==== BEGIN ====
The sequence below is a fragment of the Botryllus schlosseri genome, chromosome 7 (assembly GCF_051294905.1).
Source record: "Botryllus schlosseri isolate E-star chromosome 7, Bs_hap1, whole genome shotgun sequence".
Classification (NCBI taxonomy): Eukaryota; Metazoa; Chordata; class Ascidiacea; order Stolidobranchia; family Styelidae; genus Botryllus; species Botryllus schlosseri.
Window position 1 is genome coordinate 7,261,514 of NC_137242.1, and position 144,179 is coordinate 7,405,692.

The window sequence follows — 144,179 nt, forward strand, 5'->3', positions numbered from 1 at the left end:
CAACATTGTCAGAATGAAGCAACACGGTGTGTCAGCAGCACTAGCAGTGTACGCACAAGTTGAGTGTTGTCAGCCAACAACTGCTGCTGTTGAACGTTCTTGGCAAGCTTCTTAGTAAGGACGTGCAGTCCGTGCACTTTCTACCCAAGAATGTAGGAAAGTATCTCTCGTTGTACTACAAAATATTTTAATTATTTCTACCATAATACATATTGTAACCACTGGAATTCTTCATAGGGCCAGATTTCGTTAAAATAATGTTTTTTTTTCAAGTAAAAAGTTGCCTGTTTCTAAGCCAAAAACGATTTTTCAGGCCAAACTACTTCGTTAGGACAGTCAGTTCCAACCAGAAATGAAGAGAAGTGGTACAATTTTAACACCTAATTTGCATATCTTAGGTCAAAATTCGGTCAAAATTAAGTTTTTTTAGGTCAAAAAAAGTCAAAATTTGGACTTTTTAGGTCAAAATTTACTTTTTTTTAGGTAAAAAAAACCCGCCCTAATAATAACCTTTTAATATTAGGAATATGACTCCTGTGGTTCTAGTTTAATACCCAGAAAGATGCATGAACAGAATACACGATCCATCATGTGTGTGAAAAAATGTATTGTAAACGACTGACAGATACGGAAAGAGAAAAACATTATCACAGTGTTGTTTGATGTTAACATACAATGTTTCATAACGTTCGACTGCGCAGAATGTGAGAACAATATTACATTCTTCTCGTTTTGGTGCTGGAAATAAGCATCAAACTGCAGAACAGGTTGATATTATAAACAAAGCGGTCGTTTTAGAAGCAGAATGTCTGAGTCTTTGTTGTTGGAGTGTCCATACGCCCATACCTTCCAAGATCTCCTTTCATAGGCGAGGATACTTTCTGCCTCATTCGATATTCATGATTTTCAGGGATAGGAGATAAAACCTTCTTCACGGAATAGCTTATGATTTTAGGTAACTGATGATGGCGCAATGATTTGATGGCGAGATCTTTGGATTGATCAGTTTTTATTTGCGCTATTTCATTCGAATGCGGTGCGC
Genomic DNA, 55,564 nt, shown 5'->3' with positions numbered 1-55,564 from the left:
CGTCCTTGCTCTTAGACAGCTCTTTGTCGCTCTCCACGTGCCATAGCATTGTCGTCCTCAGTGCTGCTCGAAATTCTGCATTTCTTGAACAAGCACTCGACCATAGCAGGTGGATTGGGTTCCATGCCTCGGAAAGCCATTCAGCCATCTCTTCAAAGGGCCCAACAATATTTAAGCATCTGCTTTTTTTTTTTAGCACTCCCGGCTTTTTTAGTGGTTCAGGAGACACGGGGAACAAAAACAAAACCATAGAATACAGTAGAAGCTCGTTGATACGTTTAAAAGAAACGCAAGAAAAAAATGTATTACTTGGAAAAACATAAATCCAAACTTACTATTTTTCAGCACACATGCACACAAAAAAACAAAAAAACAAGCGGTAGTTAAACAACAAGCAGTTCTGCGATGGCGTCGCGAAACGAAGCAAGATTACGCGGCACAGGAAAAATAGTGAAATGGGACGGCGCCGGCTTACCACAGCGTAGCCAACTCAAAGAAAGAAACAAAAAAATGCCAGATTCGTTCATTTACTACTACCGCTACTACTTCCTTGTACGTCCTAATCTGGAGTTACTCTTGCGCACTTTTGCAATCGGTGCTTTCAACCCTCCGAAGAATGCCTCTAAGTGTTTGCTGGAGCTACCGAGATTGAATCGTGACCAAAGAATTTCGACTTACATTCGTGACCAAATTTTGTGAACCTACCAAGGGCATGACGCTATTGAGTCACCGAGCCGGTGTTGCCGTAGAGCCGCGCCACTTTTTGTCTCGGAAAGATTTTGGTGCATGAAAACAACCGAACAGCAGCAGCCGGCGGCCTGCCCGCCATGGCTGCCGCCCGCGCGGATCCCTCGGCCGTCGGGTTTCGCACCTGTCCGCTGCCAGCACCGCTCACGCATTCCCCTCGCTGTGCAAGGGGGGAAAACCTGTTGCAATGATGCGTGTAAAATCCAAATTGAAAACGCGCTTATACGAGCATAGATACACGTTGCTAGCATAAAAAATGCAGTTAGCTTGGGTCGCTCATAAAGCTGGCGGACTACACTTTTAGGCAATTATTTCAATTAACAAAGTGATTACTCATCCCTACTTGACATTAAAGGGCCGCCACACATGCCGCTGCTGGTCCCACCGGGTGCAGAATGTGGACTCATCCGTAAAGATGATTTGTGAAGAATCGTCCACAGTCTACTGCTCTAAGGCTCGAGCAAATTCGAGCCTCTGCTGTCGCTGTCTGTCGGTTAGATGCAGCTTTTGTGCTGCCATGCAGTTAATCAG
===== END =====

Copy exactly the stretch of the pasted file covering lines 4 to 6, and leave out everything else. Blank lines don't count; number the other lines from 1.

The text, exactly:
Window position 1 is genome coordinate 7,261,514 of NC_137242.1, and position 144,179 is coordinate 7,405,692.

The window sequence follows — 144,179 nt, forward strand, 5'->3', positions numbered from 1 at the left end:
CAACATTGTCAGAATGAAGCAACACGGTGTGTCAGCAGCACTAGCAGTGTACGCACAAGTTGAGTGTTGTCAGCCAACAACTGCTGCTGTTGAACGTTCTTGGCAAGCTTCTTAGTAAGGACGTGCAGTCCGTGCACTTTCTACCCAAGAATGTAGGAAAGTATCTCTCGTTGTACTACAAAATATTTTAATTATTTCTACCATAATACATATTGTAACCACTGGAATTCTTCATAGGGCCAGATTTCGTTAAAATAATGTTTTTTTTTCAAGTAAAAAGTTGCCTGTTTCTAAGCCAAAAACGATTTTTCAGGCCAAACTACTTCGTTAGGACAGTCAGTTCCAACCAGAAATGAAGAGAAGTGGTACAATTTTAACACCTAATTTGCATATCTTAGGTCAAAATTCGGTCAAAATTAAGTTTTTTTAGGTCAAAAAAAGTCAAAATTTGGACTTTTTAGGTCAAAATTTACTTTTTTTTAGGTAAAAAAAACCCGCCCTAATAATAACCTTTTAATATTAGGAATATGACTCCTGTGGTTCTAGTTTAATACCCAGAAAGATGCATGAACAGAATACACGATCCATCATGTGTGTGAAAAAATGTATTGTAAACGACTGACAGATACGGAAAGAGAAAAACATTATCACAGTGTTGTTTGATGTTAACATACAATGTTTCATAACGTTCGACTGCGCAGAATGTGAGAACAATATTACATTCTTCTCGTTTTGGTGCTGGAAATAAGCATCAAACTGCAGAACAGGTTGATATTATAAACAAAGCGGTCGTTTTAGAAGCAGAATGTCTGAGTCTTTGTTGTTGGAGTGTCCATACGCCCATACCTTCCAAGATCTCCTTTCATAGGCGAGGATACTTTCTGCCTCATTCGATATTCATGATTTTCAGGGATAGGAGATAAAACCTTCTTCACGGAATAGCTTATGATTTTAGGTAACTGATGATGGCGCAATGATTTGATGGCGAGATCTTTGGATTGATCAGTTTTTATTTGCGCTATTTCATTCGAATGCGGTGCGC